Spraying Vinyl Ester – A Guide
Vinyl Ester is a unique coating that is applied for a variety of purposes. It is well known for its resistance to chemical exposure and can be used in power plant applications along with many other uses. Vinyl Esters are a two component coating and as a result, require special considerations when you are evaluating how to spray them. This article will cover the various things to consider when spraying vinyl ester and how you can potentially spray them.
Factor 1 – The Viscosity of the Vinyl Ester
Vinyl ester comes in a variety of viscosities. The higher the viscosity the higher ratio the pump that supplies the vinyl ester has to be. Additionally, it may require specific considerations on how to supply material to the pump, if the vinyl ester is highly viscous it may not work with a standard siphon tube that comes on common vinyl ester outfits. For lower viscosity materials
Factor 2 – The Catalyst Ratio
Different types of Vinyl Ester require different ratios of catalyst to the coating and this can range pretty significantly. Vinyl ester outfits are typically designed with a specified ratio of the A to B Component. You want to ensure that the outfit you purchase to spray Vinyl Ester is designed to properly portion catalyst to the coating, failure to do so can make the unit not useful.
Factor 3 – The Vinyl Ester Outfits Design
In addition the ratio you need you may want to consider the design of the outfit. If you are only spraying vinyl ester a dedicated system for vinyl ester spraying only can make a lot of sense. If you need to spray a variety of other plural component materials like gel coats you may want to consider a broader spectrum plural component spray system that is able to handle a variety of ratios. You can learn more about general plural component spraying equipment and whether it would make more sense here. However, to be able to spray multiple coatings from the unit there will be a variety of other factors to consider which you will want to ensure a potential system can work with the variety of coatings you use.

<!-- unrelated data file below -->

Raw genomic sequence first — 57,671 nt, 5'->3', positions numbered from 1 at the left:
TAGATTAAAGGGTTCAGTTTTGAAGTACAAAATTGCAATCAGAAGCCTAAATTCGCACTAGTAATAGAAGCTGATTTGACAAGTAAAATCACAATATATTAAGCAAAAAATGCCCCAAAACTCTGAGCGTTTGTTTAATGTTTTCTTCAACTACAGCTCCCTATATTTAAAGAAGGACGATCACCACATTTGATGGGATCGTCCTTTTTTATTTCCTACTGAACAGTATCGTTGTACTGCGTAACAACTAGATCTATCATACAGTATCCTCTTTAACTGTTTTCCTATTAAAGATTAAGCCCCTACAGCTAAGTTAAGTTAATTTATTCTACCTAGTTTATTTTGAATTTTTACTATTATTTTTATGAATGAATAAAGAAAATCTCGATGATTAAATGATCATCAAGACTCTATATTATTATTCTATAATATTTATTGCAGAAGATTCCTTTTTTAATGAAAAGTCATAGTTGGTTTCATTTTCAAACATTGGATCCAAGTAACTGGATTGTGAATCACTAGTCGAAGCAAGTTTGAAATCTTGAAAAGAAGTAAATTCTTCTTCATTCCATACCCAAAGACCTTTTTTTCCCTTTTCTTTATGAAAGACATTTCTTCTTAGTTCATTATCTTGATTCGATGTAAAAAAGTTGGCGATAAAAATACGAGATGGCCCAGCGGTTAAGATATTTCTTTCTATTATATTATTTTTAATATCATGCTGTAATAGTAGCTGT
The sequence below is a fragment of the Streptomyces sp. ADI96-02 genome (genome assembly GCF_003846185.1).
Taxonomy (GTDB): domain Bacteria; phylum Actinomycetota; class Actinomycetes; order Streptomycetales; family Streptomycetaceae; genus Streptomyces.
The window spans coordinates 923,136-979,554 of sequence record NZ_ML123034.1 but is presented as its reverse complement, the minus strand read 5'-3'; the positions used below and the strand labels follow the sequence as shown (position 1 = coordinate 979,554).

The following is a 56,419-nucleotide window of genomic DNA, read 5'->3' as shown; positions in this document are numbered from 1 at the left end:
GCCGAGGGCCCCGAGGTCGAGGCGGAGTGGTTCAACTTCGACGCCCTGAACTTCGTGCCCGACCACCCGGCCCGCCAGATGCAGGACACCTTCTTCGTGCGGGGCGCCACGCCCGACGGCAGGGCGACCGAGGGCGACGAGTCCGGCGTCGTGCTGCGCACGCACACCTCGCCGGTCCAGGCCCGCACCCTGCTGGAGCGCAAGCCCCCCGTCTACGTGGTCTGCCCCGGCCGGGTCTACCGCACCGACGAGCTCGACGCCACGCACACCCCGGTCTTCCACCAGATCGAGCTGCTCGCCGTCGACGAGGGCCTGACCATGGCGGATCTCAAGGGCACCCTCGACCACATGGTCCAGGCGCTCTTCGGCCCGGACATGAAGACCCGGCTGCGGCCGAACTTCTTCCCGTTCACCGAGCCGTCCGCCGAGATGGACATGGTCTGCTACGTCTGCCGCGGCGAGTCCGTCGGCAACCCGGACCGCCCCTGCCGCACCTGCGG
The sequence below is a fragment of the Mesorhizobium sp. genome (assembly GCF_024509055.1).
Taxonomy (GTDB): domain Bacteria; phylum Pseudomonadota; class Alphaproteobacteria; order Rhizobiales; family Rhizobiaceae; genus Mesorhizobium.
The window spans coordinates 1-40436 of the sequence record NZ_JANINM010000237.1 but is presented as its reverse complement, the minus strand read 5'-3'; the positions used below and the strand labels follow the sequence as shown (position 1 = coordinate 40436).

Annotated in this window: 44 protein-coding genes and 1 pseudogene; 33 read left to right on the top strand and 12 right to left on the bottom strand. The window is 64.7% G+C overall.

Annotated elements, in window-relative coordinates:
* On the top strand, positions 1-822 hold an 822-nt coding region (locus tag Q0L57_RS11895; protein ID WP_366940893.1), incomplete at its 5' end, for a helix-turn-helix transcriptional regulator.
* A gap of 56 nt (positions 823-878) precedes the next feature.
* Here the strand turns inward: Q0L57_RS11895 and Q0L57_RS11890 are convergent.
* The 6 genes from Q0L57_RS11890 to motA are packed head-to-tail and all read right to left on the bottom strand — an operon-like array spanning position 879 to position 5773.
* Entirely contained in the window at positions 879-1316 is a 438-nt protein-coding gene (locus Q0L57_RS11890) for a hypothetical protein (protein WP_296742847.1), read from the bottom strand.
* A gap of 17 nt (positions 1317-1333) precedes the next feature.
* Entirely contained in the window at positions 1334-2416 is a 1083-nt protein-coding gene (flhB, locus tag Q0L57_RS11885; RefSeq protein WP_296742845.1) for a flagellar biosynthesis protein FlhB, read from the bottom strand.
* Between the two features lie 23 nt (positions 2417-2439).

An additional important factor to consider is whether you would rather use an internal or external mix design. An internal mix design combines the catalyst into the coating within the gun while the external mix vinyl ester outfit mixes the two separate components after the material leaves the spray gun. An external mix plural component system doesn’t require as much flushing as the spray gun doesn’t have catalyzed coatings left in it. Additionally, it tends to be a bit more forgiving as catalyst is not left in the gun. An internal mix gun combines the two coatings in the gun and then the coatings are sprayed. With a less experienced plural component painter this can create problems if they forget to flush the spray gun as it can harden and ruin the gun which is often a highly expensive gun. Additionally, an internal mix system introduces the coating through a mixed system with a small opening in the gun at high pressures which can introduce excessive bubbles into your coating (especially with Gel Coat) this can create a rougher appearing finish.
Once you have the equipment selected properly you then want to ensure you spray the vinyl ester appropriately. Each vinyl ester will have pressure settings that are recommended, catalyst ratios to mix, and additional considerations. It can take a bit of time to ensure you properly set your equipment settings to apply the vinyl ester properly. If you are using an internal mix spray gun with your vinyl ester you will want to make sure that you flush the gun routinely which will depend on the time before the material hardens.
Ultimately spraying vinyl esters is a unique application. By considering the type of outfits that will work well for your needs you can ensure you get high production and a good result from your spraying. If you need additional help with vinyl ester outfits contact us today.